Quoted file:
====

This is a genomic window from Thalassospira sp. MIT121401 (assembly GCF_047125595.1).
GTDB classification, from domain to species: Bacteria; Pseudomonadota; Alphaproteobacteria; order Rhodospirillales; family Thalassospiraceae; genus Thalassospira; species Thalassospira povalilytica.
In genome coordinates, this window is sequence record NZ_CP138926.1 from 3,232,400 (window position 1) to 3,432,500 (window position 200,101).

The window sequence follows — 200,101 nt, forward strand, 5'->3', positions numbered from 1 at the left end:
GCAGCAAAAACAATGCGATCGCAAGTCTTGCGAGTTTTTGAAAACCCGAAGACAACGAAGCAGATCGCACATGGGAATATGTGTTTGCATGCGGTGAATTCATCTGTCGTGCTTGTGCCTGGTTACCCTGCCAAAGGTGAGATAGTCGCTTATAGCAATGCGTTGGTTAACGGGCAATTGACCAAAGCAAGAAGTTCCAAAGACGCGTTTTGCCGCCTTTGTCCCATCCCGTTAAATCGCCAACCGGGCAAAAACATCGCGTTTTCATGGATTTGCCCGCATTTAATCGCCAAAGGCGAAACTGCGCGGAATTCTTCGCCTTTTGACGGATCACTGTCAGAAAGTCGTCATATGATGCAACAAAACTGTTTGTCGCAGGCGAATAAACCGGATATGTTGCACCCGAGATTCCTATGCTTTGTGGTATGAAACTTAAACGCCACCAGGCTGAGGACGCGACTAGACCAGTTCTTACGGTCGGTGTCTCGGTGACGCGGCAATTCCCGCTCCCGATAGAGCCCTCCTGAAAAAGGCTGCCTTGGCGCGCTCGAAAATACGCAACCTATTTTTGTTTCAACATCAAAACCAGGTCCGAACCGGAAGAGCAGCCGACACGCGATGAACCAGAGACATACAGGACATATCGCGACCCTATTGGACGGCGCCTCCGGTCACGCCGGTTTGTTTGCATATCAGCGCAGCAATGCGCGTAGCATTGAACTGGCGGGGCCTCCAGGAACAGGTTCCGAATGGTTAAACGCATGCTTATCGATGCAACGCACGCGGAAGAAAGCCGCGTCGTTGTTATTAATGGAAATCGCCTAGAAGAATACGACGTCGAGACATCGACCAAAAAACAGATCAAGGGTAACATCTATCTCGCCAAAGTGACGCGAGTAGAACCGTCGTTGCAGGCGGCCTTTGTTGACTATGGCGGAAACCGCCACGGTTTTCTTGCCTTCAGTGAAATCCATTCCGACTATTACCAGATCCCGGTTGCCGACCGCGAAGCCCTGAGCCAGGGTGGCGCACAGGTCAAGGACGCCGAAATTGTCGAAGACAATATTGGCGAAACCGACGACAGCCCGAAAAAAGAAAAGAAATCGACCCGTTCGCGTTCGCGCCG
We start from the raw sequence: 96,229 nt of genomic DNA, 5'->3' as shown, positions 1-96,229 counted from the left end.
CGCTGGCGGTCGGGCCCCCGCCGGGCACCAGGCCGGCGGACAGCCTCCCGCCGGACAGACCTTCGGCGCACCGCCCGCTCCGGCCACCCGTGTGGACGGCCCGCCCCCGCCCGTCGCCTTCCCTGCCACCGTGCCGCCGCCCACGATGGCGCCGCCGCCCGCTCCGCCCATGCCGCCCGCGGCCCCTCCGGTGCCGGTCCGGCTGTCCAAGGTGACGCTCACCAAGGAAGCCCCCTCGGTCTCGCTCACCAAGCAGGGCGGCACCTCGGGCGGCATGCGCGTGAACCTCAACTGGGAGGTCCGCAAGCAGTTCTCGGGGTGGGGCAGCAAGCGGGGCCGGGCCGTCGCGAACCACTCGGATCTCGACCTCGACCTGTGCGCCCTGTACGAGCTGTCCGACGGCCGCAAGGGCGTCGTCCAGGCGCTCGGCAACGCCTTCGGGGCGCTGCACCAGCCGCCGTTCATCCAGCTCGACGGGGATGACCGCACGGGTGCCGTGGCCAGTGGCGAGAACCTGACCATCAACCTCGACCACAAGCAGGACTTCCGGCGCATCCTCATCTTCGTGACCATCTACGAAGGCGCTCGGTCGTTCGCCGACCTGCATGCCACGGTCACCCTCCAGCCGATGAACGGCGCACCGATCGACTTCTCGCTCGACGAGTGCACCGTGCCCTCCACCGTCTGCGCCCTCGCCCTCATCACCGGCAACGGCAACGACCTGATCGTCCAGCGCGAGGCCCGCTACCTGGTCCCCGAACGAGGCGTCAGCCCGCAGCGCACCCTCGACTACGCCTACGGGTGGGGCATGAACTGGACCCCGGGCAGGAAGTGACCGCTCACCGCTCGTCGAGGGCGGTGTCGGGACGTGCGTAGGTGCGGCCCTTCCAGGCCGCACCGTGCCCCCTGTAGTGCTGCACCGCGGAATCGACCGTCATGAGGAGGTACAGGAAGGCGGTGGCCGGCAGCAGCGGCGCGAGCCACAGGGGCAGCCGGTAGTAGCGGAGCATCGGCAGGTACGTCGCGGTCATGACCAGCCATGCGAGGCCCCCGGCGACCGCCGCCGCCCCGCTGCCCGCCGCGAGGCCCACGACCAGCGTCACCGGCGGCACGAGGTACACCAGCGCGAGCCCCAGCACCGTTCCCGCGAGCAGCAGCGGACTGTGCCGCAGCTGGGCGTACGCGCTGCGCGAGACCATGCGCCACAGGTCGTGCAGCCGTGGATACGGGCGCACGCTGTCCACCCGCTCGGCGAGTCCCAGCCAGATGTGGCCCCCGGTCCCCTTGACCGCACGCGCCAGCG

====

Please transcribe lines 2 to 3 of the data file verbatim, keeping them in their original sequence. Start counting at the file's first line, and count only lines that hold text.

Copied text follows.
GTDB classification, from domain to species: Bacteria; Pseudomonadota; Alphaproteobacteria; order Rhodospirillales; family Thalassospiraceae; genus Thalassospira; species Thalassospira povalilytica.
In genome coordinates, this window is sequence record NZ_CP138926.1 from 3,232,400 (window position 1) to 3,432,500 (window position 200,101).